Cardboard Challenge Accepted at Thomas Middle School

  • One seventh grader reinvented the classic game of ski ball.Mrs. Joy Kirr

    One seventh grader reinvented the classic game of ski ball.Mrs. Joy Kirr

 
Arlington Heights School District 25
Updated 10/14/2015 7:19 AM

Arlington Heights, IL -- Thomas Middle School's Library Media Center was overtaken by creativity, fun, and imagination on Thursday, October 8th, and parents, students and staff were invited to play.

Seventh graders in Mrs. Joy Kirr's and Mr. Todd Slowinski's English Language Arts classes accepted the Cardboard Challenge to construct arcade games made entirely out of cardboard and invite everyone to play.

                                                                                                                                                                                                                       
 

"This is a teaser to show students that they do have the creativity, and they are imaginative," Kirr said. "I hope students experience collaboration, adaptability, perseverance, and the satisfaction for work completed that others get to enjoy."

Traditional games such as planko, ski ball, putt-putt and wack-a-mole were creatively reinvented using only cardboard boxes. Some innovative efforts were seen in hockey pinball, a virtual reality box, launch-a-ball and feed the sharks, where players needed to throw a ping pong ball into slots featuring pictures of sharks that would randomly open when the inventor chose to do so from behind.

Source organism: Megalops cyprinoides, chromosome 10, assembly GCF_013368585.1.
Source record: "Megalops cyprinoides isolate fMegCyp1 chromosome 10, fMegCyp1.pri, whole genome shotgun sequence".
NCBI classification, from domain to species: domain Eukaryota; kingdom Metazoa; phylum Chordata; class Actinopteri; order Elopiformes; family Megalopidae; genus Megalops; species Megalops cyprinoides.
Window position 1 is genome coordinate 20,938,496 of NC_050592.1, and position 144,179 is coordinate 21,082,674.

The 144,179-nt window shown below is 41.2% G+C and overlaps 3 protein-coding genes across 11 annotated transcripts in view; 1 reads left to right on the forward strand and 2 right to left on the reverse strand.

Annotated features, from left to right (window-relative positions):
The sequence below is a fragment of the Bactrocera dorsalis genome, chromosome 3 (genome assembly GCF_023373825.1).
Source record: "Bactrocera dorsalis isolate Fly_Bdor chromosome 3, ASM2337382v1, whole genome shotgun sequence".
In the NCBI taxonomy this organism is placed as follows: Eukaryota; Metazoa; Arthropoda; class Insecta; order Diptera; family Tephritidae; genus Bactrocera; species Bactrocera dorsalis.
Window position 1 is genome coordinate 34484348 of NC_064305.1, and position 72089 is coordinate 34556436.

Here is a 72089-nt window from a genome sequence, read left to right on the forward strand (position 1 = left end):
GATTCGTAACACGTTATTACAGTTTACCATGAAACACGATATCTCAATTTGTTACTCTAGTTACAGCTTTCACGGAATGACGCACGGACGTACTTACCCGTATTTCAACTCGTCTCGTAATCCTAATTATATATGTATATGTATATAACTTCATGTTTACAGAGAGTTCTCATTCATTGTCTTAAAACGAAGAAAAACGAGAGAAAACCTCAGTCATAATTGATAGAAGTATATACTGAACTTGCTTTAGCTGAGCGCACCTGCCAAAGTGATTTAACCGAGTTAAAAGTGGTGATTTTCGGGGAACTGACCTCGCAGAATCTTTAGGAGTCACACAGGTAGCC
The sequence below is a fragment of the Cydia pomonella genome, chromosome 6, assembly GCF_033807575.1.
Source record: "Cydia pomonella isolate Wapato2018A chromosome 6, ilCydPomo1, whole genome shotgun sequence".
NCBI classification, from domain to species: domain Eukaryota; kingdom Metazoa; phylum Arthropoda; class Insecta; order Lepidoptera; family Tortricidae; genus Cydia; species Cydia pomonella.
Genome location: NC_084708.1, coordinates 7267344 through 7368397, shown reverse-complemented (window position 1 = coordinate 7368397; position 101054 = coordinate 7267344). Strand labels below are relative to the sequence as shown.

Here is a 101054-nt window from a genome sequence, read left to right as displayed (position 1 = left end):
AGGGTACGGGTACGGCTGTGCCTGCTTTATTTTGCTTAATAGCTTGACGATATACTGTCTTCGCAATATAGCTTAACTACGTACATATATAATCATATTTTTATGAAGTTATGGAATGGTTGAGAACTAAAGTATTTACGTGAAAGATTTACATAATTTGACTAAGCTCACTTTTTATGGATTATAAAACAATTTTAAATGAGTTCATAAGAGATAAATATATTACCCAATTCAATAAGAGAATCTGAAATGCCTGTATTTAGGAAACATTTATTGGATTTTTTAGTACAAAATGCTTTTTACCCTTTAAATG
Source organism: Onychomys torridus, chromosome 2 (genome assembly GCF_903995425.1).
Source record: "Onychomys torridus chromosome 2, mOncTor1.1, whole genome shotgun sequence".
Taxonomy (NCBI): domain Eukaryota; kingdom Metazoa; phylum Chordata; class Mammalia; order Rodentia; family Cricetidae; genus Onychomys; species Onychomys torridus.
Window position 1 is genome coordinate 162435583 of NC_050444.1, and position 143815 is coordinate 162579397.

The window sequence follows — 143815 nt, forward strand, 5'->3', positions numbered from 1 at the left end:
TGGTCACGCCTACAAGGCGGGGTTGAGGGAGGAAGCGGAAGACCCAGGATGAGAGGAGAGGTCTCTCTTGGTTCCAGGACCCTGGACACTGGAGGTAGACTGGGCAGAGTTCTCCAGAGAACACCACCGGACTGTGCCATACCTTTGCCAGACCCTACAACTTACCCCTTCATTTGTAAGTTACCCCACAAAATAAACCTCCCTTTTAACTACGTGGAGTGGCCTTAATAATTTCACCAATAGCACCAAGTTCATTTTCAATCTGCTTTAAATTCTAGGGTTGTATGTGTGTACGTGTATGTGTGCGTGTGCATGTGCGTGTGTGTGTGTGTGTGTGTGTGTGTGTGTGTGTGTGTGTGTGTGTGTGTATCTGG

Kirr brought the Cardboard Challenge to Thomas four years ago, after the Imagination Foundation created the Global Cardboard Challenge, inviting schools, organizations and the general public to host them. The Global Cardboard Challenge was inspired by the short film, 'Caine's Arcade,' and is held annually in October.

"We gave students three, 20 minute periods the past three Fridays to plan, and the rest they did on their own," Kirr said. "This fit in well with our genius hour movement. Genius hour is one day a week where we give students time to learn what they want to learn, or research, or read or write."

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As for the arcade itself, it was completely student run. Kirr sent out a notice to parents, teachers and administrators of Thomas, inviting them to the event. Event fun day passes were issued for admittance, but the students set up, ran, and closed the arcade and their individual projects.

"My favorite part was when parents would step up and students would ask them if they'd like to play," Kirr said. "We can use the lessons learned from the event as reminders throughout the year when we come across other struggles."

Students will write a reflection over the weekend about what they learned through their experiences.